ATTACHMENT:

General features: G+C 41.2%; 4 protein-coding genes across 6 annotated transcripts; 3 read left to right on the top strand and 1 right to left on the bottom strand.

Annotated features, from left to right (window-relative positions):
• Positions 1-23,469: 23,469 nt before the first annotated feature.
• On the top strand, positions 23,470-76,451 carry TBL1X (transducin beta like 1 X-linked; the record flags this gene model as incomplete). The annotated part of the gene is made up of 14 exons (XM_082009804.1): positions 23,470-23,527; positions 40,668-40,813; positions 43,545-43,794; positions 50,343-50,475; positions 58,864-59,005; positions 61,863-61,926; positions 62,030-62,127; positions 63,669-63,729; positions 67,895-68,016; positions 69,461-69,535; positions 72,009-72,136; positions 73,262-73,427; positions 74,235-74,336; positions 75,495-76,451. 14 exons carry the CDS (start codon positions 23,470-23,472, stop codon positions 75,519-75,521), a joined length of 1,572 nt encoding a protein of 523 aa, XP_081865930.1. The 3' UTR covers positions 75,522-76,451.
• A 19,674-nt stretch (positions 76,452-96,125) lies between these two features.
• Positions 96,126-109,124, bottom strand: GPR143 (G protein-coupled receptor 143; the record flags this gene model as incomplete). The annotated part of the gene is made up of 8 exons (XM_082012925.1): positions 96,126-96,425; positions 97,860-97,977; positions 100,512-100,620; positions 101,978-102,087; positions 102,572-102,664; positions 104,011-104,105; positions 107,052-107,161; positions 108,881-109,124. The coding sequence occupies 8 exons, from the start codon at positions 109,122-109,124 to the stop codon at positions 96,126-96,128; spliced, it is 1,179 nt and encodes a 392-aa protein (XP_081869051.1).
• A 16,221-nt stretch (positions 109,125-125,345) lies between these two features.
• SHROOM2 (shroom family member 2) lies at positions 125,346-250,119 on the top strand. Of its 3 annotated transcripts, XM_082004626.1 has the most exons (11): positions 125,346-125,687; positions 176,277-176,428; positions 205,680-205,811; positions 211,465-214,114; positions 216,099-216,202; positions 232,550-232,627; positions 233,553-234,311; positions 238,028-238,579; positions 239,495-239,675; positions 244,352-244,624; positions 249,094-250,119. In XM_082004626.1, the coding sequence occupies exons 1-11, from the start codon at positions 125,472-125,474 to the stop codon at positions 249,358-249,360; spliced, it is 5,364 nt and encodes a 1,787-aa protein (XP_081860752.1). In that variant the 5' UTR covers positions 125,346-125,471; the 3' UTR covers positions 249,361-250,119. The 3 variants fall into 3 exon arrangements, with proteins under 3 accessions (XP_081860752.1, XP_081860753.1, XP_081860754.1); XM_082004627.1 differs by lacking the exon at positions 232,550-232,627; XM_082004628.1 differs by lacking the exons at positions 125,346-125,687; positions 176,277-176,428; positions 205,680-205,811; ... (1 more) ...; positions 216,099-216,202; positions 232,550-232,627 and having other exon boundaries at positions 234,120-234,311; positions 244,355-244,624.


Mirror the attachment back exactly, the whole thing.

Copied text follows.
General features: G+C 41.2%; 4 protein-coding genes across 6 annotated transcripts; 3 read left to right on the top strand and 1 right to left on the bottom strand.

Annotated features, from left to right (window-relative positions):
• Positions 1-23,469: 23,469 nt before the first annotated feature.
• On the top strand, positions 23,470-76,451 carry TBL1X (transducin beta like 1 X-linked; the record flags this gene model as incomplete). The annotated part of the gene is made up of 14 exons (XM_082009804.1): positions 23,470-23,527; positions 40,668-40,813; positions 43,545-43,794; positions 50,343-50,475; positions 58,864-59,005; positions 61,863-61,926; positions 62,030-62,127; positions 63,669-63,729; positions 67,895-68,016; positions 69,461-69,535; positions 72,009-72,136; positions 73,262-73,427; positions 74,235-74,336; positions 75,495-76,451. 14 exons carry the CDS (start codon positions 23,470-23,472, stop codon positions 75,519-75,521), a joined length of 1,572 nt encoding a protein of 523 aa, XP_081865930.1. The 3' UTR covers positions 75,522-76,451.
• A 19,674-nt stretch (positions 76,452-96,125) lies between these two features.
• Positions 96,126-109,124, bottom strand: GPR143 (G protein-coupled receptor 143; the record flags this gene model as incomplete). The annotated part of the gene is made up of 8 exons (XM_082012925.1): positions 96,126-96,425; positions 97,860-97,977; positions 100,512-100,620; positions 101,978-102,087; positions 102,572-102,664; positions 104,011-104,105; positions 107,052-107,161; positions 108,881-109,124. The coding sequence occupies 8 exons, from the start codon at positions 109,122-109,124 to the stop codon at positions 96,126-96,128; spliced, it is 1,179 nt and encodes a 392-aa protein (XP_081869051.1).
• A 16,221-nt stretch (positions 109,125-125,345) lies between these two features.
• SHROOM2 (shroom family member 2) lies at positions 125,346-250,119 on the top strand. Of its 3 annotated transcripts, XM_082004626.1 has the most exons (11): positions 125,346-125,687; positions 176,277-176,428; positions 205,680-205,811; positions 211,465-214,114; positions 216,099-216,202; positions 232,550-232,627; positions 233,553-234,311; positions 238,028-238,579; positions 239,495-239,675; positions 244,352-244,624; positions 249,094-250,119. In XM_082004626.1, the coding sequence occupies exons 1-11, from the start codon at positions 125,472-125,474 to the stop codon at positions 249,358-249,360; spliced, it is 5,364 nt and encodes a 1,787-aa protein (XP_081860752.1). In that variant the 5' UTR covers positions 125,346-125,471; the 3' UTR covers positions 249,361-250,119. The 3 variants fall into 3 exon arrangements, with proteins under 3 accessions (XP_081860752.1, XP_081860753.1, XP_081860754.1); XM_082004627.1 differs by lacking the exon at positions 232,550-232,627; XM_082004628.1 differs by lacking the exons at positions 125,346-125,687; positions 176,277-176,428; positions 205,680-205,811; ... (1 more) ...; positions 216,099-216,202; positions 232,550-232,627 and having other exon boundaries at positions 234,120-234,311; positions 244,355-244,624.